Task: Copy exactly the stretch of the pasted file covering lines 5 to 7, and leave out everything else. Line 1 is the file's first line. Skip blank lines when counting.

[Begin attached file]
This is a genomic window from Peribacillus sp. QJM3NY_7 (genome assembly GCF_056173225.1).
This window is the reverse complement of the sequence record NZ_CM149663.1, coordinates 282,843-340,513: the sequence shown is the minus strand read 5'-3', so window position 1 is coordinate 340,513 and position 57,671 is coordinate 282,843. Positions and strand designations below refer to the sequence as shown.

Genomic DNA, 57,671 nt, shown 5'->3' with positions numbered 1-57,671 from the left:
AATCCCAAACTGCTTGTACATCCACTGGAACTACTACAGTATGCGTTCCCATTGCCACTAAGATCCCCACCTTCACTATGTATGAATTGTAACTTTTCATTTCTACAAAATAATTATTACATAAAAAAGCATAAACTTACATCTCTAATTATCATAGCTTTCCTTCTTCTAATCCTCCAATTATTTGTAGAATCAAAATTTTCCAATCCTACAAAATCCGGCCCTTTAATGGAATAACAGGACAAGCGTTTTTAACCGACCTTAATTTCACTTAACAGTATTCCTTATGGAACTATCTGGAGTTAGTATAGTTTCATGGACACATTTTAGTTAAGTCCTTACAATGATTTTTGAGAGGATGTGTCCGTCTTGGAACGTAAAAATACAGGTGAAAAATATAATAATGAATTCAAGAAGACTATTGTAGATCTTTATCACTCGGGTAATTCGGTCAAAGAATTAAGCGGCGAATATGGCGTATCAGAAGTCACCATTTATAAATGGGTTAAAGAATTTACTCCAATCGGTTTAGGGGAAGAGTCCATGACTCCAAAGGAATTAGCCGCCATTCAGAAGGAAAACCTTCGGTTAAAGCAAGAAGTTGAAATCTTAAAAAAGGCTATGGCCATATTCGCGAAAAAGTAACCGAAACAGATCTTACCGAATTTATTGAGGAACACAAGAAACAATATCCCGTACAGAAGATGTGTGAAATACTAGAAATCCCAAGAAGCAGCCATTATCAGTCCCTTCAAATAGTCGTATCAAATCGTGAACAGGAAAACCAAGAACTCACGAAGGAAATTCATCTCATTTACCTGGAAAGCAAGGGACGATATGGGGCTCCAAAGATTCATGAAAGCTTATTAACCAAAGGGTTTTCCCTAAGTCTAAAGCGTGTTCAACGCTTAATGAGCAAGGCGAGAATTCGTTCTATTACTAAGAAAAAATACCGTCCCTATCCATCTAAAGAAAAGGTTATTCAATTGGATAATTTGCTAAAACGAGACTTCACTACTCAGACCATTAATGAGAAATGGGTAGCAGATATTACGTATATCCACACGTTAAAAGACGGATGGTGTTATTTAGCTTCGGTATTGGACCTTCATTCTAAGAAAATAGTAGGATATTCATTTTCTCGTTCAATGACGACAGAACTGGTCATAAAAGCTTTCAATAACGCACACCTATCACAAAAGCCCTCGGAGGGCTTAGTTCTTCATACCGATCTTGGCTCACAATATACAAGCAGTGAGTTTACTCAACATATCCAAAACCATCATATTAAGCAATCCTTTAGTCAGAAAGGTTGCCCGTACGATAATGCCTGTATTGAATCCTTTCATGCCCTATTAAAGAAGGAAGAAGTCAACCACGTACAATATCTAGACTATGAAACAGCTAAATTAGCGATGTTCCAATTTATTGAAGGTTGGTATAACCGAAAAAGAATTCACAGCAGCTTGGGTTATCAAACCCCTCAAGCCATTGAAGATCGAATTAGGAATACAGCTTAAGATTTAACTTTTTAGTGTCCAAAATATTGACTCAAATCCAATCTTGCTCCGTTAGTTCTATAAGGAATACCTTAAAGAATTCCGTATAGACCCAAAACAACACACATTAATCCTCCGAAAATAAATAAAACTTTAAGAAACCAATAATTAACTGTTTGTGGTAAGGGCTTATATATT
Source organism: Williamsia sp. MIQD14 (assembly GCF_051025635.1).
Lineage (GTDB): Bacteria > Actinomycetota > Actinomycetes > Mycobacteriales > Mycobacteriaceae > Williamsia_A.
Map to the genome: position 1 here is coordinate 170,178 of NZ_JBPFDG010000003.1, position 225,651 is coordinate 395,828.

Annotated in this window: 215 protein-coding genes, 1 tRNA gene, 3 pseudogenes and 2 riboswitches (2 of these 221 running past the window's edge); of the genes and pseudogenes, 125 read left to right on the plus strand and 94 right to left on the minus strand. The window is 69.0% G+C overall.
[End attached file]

Source organism: Williamsia sp. MIQD14 (assembly GCF_051025635.1).
Lineage (GTDB): Bacteria > Actinomycetota > Actinomycetes > Mycobacteriales > Mycobacteriaceae > Williamsia_A.
Map to the genome: position 1 here is coordinate 170,178 of NZ_JBPFDG010000003.1, position 225,651 is coordinate 395,828.